(a) A block of ice is being pushed by a contestant in a winter sporting event across a frozen lake at an angle of twenty five degrees. (b) A block of ice is being pulled by a contestant in a winter sporting event across a frozen lake at an angle of twenty five degrees.
Which method of sliding a block of ice requires less force—(a) pushing or (b) pulling at the same angle above the horizontal?

Questions & Answers

what is variations in raman spectra for nanomaterials
Jyoti Reply
I only see partial conversation and what's the question here!
Crow Reply
what about nanotechnology for water purification
RAW Reply
please someone correct me if I'm wrong but I think one can use nanoparticles, specially silver nanoparticles for water treatment.
Damian
yes that's correct
Professor
I think
Professor
what is the stm
Brian Reply
is there industrial application of fullrenes. What is the method to prepare fullrene on large scale.?
Rafiq
industrial application...? mmm I think on the medical side as drug carrier, but you should go deeper on your research, I may be wrong
Damian
How we are making nano material?
LITNING Reply
what is a peer
LITNING Reply
What is meant by 'nano scale'?
LITNING Reply
What is STMs full form?
LITNING
scanning tunneling microscope
Sahil
how nano science is used for hydrophobicity
Santosh
Do u think that Graphene and Fullrene fiber can be used to make Air Plane body structure the lightest and strongest. Rafiq
Rafiq
what is differents between GO and RGO?
Mahi
what is simplest way to understand the applications of nano robots used to detect the cancer affected cell of human body.? How this robot is carried to required site of body cell.? what will be the carrier material and how can be detected that correct delivery of drug is done Rafiq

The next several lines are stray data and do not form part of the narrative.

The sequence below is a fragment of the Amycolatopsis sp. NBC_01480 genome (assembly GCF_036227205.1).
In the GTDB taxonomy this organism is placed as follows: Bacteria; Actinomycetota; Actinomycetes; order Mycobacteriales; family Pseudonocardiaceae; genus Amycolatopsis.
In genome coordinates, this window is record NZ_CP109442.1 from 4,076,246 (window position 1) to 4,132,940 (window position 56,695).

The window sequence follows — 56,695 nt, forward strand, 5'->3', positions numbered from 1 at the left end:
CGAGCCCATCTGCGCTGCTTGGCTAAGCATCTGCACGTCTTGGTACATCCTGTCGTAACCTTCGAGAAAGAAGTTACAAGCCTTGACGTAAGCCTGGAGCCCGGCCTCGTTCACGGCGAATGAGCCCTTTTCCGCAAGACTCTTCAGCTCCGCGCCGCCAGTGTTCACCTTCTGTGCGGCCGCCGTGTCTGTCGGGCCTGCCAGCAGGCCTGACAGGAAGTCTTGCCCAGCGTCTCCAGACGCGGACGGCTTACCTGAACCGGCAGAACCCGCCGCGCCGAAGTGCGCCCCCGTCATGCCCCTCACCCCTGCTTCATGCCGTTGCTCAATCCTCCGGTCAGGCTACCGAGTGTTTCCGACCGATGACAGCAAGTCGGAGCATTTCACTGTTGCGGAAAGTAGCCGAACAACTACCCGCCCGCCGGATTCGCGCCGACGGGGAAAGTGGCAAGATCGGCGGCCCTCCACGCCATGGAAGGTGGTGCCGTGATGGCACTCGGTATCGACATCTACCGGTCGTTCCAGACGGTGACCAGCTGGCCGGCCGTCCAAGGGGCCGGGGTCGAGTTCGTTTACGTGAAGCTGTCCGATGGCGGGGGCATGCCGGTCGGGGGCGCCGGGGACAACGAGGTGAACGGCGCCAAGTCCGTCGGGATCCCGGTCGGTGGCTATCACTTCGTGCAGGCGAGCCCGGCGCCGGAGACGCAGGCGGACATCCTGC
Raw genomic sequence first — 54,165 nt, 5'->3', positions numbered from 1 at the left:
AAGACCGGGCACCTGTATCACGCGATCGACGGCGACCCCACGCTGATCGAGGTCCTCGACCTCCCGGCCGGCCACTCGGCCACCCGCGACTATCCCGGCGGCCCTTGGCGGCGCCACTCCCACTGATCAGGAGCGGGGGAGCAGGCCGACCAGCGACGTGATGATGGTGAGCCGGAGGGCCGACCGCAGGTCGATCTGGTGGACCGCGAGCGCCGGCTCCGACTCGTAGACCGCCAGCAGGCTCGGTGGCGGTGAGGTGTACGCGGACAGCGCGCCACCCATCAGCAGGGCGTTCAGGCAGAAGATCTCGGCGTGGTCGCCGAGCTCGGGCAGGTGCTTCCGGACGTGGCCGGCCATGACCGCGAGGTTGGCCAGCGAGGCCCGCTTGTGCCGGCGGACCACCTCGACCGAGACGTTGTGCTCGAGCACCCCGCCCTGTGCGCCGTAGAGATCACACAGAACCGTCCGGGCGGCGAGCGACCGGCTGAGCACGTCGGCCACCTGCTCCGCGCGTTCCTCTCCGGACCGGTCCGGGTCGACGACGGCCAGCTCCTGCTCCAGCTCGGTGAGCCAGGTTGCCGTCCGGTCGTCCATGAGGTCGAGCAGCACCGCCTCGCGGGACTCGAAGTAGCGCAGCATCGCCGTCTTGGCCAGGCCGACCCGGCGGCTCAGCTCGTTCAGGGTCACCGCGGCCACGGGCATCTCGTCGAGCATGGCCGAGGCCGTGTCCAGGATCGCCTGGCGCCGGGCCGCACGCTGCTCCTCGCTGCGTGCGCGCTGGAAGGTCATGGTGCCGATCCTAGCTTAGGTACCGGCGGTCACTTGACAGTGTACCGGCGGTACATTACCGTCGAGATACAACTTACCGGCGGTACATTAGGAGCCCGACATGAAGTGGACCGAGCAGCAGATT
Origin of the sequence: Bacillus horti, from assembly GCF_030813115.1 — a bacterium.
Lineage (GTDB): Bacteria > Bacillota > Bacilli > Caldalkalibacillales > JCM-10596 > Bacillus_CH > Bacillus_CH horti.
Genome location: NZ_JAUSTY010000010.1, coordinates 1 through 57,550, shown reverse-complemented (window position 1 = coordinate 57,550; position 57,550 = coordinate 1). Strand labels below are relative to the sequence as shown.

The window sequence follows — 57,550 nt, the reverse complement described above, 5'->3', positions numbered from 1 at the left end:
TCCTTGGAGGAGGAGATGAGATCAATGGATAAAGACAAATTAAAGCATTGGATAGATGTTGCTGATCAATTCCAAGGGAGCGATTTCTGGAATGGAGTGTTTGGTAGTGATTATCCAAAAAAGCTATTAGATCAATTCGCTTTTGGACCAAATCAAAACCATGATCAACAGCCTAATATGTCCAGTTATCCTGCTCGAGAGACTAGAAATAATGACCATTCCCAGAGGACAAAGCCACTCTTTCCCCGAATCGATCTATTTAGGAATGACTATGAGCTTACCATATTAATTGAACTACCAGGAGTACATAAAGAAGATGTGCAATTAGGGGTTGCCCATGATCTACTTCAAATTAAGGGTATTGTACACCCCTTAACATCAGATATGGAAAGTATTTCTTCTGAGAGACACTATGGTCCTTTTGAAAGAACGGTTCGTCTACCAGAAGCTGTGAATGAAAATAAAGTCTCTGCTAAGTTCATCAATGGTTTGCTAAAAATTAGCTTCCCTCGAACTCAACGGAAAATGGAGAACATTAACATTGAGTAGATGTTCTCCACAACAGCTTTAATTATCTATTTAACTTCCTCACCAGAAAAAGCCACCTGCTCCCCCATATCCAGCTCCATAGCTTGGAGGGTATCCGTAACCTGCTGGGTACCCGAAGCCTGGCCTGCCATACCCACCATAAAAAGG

Rafiq
what is Nano technology ?
Bob Reply
write examples of Nano molecule?
Bob
The nanotechnology is as new science, to scale nanometric
brayan
nanotechnology is the study, desing, synthesis, manipulation and application of materials and functional systems through control of matter at nanoscale
Damian
Is there any normative that regulates the use of silver nanoparticles?
Damian Reply
what king of growth are you checking .?
Renato
What fields keep nano created devices from performing or assimulating ? Magnetic fields ? Are do they assimilate ?
Stoney Reply
why we need to study biomolecules, molecular biology in nanotechnology?
Adin Reply
?
Kyle
yes I'm doing my masters in nanotechnology, we are being studying all these domains as well..
Adin
why?
Adin
what school?
Kyle
biomolecules are e building blocks of every organics and inorganic materials.
Joe
anyone know any internet site where one can find nanotechnology papers?
Damian Reply
research.net
kanaga
sciencedirect big data base
Ernesto
Introduction about quantum dots in nanotechnology
Praveena Reply
what does nano mean?
Anassong Reply
nano basically means 10^(-9). nanometer is a unit to measure length.
Bharti
do you think it's worthwhile in the long term to study the effects and possibilities of nanotechnology on viral treatment?
Damian Reply
absolutely yes
Daniel
how did you get the value of 2000N.What calculations are needed to arrive at it
Smarajit Reply
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Source:  OpenStax, Newton's laws. OpenStax CNX. Oct 25, 2015 Download for free at https://legacy.cnx.org/content/col11898/1.1